"Best" only at specific scale-up workloads. There's a reason Sparc is not particularly popular for clusters and supercomputing (and it's NOT software compatibility). It sucks at a lot of workloads when compared to x86. As for the SAP benchmarks, that's to be expected since x86 doesn't yet support transactional memories. That changes with Skylake Purley though. Reply
  • Brutalizer - Wednesday, April 6, 2016 - link

    In these 25ish benchmarks, the SPARC M7 is 2-3x faster on all kinds of workloads, not just some specific scale up workloads. The reason SPARC M7 is not popular for clusters (supercomputers are clusters) is not because of low raw compute performance, it is because of cost and wattage. The M7 is much more expensive than x86, and draws much more power. I guess somewhere 250 watt or so? M7 are in big enterprise servers, some have water cooling, etc. Whereas clusters have many cheap nodes, with no water cooling.

    Clusters can have x86 because the highest wattage x86 cpu, uses 140 watt or so. Not more. So it would be feasible to use 140 watt cpus in clusters. But not 250 watt cpus, they draw too much power.

    For instance, the IBM Blue Gene supercomputer that hold spot nr 5 in top500 for a couple of years, used 850 MHz powerpc cpus, when everyone else used 2.4 GHz x86 or so. The 850 MHz cpu dont use lot of power, so that is the reason it was used in Blue Gene, not because it was faster (it wasnt). A large supercomputer can draw 10 MegaWatt, and that costs very much. Power is a huge issue in super computers. SPARC M7 draws too much power to be useful in a large cluster, and costs too much.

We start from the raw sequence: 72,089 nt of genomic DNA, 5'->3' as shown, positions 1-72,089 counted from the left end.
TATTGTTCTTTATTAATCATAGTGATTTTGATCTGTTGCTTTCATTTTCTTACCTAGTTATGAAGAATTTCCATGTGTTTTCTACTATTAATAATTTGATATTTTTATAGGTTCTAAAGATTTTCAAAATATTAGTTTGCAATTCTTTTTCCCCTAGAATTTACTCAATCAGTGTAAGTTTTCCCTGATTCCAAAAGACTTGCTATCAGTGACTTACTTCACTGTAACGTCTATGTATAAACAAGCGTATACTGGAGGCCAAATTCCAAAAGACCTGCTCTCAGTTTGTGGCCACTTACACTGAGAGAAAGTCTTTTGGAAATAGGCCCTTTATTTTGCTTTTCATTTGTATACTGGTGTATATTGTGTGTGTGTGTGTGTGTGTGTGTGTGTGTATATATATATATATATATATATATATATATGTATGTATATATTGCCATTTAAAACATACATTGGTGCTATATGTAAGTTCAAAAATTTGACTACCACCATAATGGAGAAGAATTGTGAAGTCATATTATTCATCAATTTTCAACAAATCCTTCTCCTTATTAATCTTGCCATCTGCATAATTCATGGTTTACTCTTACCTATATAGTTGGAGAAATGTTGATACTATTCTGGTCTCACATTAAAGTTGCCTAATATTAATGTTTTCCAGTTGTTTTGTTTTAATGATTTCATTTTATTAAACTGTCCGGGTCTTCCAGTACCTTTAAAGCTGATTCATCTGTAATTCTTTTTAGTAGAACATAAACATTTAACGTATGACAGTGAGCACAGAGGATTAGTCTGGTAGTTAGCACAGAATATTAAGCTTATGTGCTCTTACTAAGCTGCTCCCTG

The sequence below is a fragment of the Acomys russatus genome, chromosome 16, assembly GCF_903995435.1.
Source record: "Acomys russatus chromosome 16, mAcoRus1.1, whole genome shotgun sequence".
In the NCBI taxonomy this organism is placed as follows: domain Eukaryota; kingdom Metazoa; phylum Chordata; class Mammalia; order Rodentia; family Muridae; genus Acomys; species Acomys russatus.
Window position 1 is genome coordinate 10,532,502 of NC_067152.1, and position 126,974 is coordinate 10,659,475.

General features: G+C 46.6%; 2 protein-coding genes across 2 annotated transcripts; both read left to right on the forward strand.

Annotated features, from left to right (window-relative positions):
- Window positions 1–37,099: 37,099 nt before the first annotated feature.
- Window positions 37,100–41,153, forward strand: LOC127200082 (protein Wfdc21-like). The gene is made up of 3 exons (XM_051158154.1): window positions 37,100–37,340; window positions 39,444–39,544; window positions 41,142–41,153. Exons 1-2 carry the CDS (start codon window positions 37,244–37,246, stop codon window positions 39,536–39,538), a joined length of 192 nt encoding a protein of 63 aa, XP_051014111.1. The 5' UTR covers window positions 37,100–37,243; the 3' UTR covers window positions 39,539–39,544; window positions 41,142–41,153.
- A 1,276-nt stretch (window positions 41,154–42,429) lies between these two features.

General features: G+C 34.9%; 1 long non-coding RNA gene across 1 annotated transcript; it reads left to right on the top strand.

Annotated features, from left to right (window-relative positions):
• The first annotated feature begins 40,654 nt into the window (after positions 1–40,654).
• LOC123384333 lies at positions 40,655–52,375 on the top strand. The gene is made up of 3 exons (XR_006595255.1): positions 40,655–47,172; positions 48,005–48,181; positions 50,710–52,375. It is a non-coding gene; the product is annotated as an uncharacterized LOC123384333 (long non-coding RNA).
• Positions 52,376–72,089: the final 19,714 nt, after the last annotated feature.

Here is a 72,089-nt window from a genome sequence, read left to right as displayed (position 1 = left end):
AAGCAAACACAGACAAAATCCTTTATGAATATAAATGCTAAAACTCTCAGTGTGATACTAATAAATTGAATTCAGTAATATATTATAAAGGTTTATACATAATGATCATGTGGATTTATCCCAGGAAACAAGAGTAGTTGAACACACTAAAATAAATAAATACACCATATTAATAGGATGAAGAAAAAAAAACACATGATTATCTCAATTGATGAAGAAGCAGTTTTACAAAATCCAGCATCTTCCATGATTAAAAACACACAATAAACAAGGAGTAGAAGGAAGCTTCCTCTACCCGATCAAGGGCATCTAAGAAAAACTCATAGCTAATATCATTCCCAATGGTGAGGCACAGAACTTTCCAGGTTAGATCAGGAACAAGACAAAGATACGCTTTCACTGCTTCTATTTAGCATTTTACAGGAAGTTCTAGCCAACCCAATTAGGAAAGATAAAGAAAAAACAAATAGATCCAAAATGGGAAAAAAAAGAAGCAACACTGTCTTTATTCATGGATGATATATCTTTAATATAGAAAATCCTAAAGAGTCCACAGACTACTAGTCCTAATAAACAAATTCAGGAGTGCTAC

If we talk about raw compute power for SPARC M7, it reaches 1200 SPECint2006, whereas E5-2699v3 reaches 715 SPECint2006. Not really 2-3x faster, but still much faster.
    In SPECfp2006, the M7 reaches 832, whereas the E5-2699v3 reach 474.
    https://blogs.oracle.com/BestPerf/entry/201510_spe...

    So, as you can see yourself, the SPARC M7 is faster on scale-up business workloads (it was designed for that type of workloads) and also faster on raw compute power. And faster in everything in between. Just look at the wide diversity among these 25 ish benchmarks.
    Reply
  • Brutalizer - Wednesday, April 6, 2016 - link

    BTW, do you really expect a 150 watt x86 cpu, to outperform a 250 watt SPARC M7 cpu? Have you seen benchmarks where they compare 250 watt graphics card vs a 150 watt graphics card? Which GPU do you think is faster? Do you expect a 150 watt GPU to outperform a 250 watt gpu?

    The SPARC M7 has 50% more cores, twice the cpu cache, twice the GHz, twice the Wattage, twice the RAM bandwidth, twice the nr of transistors (10 billions) - and you are surprised it is 2-3x faster than x86?